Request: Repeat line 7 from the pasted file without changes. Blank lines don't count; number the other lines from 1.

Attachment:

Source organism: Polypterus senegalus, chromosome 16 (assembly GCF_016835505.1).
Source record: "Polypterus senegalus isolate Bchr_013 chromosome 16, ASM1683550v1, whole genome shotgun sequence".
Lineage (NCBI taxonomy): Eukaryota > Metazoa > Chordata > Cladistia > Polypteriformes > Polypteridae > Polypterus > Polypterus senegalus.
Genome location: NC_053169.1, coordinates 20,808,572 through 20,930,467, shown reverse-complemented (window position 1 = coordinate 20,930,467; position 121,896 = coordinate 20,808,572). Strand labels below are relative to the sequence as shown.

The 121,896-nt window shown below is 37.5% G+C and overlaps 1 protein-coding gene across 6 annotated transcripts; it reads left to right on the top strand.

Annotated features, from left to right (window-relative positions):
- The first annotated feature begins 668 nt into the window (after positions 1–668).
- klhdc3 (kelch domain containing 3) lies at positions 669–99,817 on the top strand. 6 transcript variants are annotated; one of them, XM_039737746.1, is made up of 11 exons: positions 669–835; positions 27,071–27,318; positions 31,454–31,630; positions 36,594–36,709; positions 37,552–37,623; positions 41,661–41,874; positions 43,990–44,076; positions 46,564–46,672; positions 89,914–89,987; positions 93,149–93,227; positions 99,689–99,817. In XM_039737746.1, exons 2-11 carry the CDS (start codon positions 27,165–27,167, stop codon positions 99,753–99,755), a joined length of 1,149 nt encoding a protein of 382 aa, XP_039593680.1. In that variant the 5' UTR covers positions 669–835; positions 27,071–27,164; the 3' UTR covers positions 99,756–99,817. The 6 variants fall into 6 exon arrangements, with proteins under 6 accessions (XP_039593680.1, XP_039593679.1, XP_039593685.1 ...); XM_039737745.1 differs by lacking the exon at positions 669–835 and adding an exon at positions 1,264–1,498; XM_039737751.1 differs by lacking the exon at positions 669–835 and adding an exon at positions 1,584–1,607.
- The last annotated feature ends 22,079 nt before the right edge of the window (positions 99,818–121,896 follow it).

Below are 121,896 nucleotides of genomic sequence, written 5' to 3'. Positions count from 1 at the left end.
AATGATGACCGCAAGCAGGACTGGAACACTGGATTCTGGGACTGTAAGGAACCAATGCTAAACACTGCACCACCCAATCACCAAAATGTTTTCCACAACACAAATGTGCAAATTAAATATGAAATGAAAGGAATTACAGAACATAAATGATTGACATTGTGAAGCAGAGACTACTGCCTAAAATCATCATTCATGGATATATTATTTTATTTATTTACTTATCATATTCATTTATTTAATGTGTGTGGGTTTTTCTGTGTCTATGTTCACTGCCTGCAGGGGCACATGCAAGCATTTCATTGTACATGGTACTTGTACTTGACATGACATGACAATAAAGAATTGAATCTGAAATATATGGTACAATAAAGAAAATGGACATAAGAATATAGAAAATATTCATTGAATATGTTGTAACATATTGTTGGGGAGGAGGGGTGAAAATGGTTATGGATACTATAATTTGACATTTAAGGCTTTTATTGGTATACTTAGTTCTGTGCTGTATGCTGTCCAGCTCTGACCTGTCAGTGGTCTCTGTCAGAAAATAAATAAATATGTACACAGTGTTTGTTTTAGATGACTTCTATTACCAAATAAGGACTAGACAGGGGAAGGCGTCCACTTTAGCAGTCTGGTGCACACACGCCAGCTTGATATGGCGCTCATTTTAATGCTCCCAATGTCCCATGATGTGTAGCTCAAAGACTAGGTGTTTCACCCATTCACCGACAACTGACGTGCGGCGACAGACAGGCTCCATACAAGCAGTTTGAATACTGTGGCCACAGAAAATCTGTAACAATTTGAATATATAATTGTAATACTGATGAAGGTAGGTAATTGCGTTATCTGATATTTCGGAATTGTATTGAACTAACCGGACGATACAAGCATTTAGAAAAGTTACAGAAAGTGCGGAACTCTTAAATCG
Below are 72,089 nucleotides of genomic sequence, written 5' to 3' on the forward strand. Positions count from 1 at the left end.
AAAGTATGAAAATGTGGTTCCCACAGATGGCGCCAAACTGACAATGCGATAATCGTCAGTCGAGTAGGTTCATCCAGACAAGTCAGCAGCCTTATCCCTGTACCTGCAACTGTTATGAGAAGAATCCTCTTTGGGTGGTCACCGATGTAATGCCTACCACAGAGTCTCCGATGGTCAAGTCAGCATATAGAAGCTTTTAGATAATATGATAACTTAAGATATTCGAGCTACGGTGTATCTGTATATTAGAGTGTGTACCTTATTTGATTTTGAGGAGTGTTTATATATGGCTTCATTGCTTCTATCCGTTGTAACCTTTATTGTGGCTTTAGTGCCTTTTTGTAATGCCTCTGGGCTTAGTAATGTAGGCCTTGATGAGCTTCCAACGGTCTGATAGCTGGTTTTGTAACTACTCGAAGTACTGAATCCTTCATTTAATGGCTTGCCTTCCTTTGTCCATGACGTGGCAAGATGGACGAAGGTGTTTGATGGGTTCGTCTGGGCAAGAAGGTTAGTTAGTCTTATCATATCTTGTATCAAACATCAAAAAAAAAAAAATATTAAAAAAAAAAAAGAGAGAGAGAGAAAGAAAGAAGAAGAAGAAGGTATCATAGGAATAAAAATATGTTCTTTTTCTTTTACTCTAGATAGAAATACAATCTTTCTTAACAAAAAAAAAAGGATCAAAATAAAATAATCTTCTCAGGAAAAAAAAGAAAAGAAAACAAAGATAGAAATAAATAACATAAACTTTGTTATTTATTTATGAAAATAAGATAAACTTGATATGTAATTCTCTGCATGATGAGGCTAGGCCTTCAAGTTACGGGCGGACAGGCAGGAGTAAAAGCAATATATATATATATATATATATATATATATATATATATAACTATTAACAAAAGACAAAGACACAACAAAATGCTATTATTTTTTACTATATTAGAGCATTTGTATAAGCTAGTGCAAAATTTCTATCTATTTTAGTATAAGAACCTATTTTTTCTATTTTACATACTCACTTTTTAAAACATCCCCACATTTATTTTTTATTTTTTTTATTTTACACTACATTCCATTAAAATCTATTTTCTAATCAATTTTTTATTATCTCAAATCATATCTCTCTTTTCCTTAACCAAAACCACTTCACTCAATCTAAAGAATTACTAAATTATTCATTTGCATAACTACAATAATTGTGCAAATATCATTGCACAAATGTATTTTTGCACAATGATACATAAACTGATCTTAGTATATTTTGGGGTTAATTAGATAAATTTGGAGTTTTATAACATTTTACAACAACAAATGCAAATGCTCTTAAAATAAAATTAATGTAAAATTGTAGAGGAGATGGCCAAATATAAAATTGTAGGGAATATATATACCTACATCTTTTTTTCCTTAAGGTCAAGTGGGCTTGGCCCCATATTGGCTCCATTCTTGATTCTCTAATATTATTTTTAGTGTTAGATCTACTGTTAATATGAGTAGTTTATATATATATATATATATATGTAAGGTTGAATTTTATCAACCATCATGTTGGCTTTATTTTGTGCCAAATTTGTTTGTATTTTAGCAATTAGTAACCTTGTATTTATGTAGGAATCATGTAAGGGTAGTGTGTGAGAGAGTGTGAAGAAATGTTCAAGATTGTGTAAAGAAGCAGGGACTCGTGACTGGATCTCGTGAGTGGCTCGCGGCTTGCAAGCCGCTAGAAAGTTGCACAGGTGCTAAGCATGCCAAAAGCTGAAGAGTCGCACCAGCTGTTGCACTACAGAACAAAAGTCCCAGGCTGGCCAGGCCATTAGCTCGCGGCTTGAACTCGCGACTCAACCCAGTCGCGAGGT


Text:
- The first annotated feature begins 668 nt into the window (after positions 1–668).